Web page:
They’ve got the power! Wasatch Charter School goes solarMay 18, 2020 11:41AM ● By Heather Lawrence
Wasatch Charter School Executive Director Emily Merchant receives a grant check to pay for the installation of solar panels. (Photo courtesy Wasatch Charter School)
By Heather Lawrence | [email protected]
Wasatch Charter School in Holladay got to have one last celebration before the soft closure of schools in March. They celebrated their switch to solar energy, made possible by a Blue Sky grant.
“Our school opened in 2016, and throughout the design process solar panels were built in; it was always part of the plan,” said Emily Merchant, the school’s executive director.
On March 11, the day after they’d switched to solar power, the school held an event for students. They were joined by representatives from Rocky Mountain Power, Blue Sky and Creative Energies – the company that installed the panels.
As a charter school, Wasatch has a unique curriculum that includes gardening, beekeeping and outdoor experiences. “The conversion to solar energy aligns well with the school’s curriculum and mission of environmental stewardship. It also facilitates opportunities for students to monitor solar energy production,” Merchant said.
A screen at the school’s entrance shows current and collective data on kilowatt-hours used, CO2 emissions saved and equivalent trees planted.
Rocky Mountain Power’s Blue Sky program is funded by customer donations. For $1.95 per 200 kWh block, customers donate with their monthly bill. Fifty percent of the donations go to wind energy projects and 50% go to solar energy. The grant covered most of the $204,000 cost of installing the 416 panels.
Rocky Mountain Power’s website reports that 131,812 of their customers participate in donating to the program, which has currently funded 148 projects.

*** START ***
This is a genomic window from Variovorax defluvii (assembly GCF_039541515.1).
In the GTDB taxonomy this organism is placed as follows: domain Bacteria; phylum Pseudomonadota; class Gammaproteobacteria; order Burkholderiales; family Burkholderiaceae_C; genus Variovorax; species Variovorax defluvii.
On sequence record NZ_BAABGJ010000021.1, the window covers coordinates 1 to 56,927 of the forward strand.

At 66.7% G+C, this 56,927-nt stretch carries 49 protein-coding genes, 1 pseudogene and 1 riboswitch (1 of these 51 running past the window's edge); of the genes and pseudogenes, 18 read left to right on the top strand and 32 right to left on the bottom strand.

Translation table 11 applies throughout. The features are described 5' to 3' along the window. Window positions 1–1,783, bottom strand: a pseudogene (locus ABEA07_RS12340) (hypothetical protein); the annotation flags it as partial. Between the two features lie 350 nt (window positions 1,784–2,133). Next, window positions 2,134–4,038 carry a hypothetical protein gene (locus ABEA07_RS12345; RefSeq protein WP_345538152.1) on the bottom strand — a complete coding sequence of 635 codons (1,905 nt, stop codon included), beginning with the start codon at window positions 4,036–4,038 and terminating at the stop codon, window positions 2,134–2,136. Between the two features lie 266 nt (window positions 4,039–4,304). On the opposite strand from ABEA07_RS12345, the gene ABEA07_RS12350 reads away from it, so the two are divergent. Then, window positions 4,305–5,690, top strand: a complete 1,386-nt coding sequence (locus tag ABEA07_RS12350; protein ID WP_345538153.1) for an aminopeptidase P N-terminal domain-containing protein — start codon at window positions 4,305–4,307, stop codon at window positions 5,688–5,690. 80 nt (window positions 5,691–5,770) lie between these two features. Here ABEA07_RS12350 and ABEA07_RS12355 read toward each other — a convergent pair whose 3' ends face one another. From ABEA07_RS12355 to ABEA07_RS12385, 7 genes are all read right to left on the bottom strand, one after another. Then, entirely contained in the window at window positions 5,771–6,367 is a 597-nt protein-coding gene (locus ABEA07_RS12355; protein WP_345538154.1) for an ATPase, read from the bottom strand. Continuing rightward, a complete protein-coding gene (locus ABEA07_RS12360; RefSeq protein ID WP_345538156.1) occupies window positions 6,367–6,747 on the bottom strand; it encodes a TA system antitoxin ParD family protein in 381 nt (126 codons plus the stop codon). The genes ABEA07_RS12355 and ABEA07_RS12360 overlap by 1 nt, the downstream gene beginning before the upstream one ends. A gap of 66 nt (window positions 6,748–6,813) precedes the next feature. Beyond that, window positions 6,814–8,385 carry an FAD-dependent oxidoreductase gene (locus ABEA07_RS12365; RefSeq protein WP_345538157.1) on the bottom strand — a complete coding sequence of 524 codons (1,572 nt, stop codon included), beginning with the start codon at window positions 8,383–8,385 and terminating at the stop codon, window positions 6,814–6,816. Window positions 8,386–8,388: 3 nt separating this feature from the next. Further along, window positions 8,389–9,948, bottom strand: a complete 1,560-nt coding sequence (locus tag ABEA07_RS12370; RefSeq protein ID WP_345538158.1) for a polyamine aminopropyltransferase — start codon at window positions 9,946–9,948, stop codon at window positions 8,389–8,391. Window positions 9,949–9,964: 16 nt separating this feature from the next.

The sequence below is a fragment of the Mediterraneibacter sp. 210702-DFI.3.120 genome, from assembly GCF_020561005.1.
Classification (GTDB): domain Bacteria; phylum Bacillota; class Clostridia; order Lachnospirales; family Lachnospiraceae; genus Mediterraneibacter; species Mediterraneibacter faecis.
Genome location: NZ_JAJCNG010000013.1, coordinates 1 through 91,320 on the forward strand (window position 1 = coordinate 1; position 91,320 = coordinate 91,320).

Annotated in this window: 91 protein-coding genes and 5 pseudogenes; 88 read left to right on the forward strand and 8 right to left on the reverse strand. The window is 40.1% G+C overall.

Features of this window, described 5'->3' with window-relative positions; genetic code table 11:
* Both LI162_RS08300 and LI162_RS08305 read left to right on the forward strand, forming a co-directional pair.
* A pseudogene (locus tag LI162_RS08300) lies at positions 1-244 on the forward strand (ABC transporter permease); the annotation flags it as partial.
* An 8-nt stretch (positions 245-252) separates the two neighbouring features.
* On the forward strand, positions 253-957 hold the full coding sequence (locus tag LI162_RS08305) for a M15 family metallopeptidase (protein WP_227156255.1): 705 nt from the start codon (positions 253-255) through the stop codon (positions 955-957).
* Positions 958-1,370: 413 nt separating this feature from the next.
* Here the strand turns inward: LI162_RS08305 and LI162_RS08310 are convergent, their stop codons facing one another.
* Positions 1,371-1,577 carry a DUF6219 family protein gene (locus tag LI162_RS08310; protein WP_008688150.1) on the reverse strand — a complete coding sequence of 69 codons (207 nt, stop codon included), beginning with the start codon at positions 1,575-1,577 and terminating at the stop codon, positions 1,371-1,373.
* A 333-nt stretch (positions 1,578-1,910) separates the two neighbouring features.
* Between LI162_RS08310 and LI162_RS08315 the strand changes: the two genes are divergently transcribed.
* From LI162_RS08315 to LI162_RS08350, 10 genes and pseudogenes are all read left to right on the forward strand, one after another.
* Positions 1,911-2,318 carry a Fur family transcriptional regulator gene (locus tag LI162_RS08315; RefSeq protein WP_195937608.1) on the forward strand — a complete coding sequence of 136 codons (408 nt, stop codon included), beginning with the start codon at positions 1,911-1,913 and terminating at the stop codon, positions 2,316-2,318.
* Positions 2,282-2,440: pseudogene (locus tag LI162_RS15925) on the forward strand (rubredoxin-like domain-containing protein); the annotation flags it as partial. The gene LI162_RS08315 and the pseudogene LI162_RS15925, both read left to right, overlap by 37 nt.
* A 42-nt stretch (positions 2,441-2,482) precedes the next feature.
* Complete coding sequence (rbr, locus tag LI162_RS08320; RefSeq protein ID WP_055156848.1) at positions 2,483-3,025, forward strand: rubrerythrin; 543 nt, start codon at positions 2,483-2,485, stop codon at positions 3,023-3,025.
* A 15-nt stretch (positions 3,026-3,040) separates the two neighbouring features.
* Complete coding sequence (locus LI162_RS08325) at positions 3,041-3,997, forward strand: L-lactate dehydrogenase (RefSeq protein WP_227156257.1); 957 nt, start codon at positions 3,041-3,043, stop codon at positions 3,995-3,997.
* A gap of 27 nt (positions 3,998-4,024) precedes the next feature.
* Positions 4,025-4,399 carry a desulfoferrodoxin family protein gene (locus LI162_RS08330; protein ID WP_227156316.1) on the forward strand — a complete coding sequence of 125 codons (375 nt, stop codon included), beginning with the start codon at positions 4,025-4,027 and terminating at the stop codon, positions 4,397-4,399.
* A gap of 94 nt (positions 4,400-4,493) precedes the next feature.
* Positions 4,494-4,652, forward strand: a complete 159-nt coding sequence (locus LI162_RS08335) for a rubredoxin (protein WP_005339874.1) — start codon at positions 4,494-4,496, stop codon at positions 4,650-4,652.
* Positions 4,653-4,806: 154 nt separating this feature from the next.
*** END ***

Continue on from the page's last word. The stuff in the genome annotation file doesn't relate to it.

“One of our board members, Kevin Emerson, was really involved. He helped spearhead the grant process to get us the funding. It’s not coming from a business entity; it’s coming from the people in the community. I think it’s a great thing,” Merchant said.
“This is a big deal. It helps cut utility costs so the school can redirect funds to educational priorities, while also shrinking the school’s carbon footprint. It provides a real-world opportunity for students to learn about science, pollution and the solutions to environmental problems,” Emerson said. Emerson was a board member from 2015-2019 and has a son who attends the school.
At the event, students learned more about their new energy source. Company representatives handed out sunglasses and presented Merchant with a check. They also showed students photos of the school from above.
“This was an exciting project as it not only supports renewable energy development, but enhances the educational experience for Wasatch students. We are grateful to our Blue Sky customers for making renewable projects like these possible,” said Bill Comeau, Rocky Mountain Power vice president of customer experience and innovation.
Merchant said the panels will play a role in education. “We taught students how to read the tracker and use the online portal. It’s a fun interactive piece, especially for our older students, to be able to see our school’s power usage,” Merchant said.
Wasatch gets about 88% of their electric power from the panels. Days that have less or more sun can influence energy levels, but excess power goes back into the grid system and it averages out over time. “We’re not always using the same amount or generating the same amount,” Merchant said.
The event on March 11 showed students an alternative energy resource in action. “Our students are interested in sustainable living and renewable energy sources. We’ve shown them we’re taking action where we can as a school,” Merchant said.
“Practicing what we preach is really the goal. We already have a robust recycling and composting program. The compost goes into our gardening program. The food from our gardens makes its way into our kitchens and our CSA program, which is available to families at our Fall Harvest farm stand,” Merchant said.
Wasatch’s science advisor and seventh-grade teacher Arthur Morris was excited that the school’s actions will contribute to the students’ well-being for many years to come.
“This is a valuable story to tell. We are serving the students in so many ways as a community of teachers, families and friends. It's nice to know we are helping these children, and contributing to a brighter future by doing something good for air quality in the valley,” Morris said.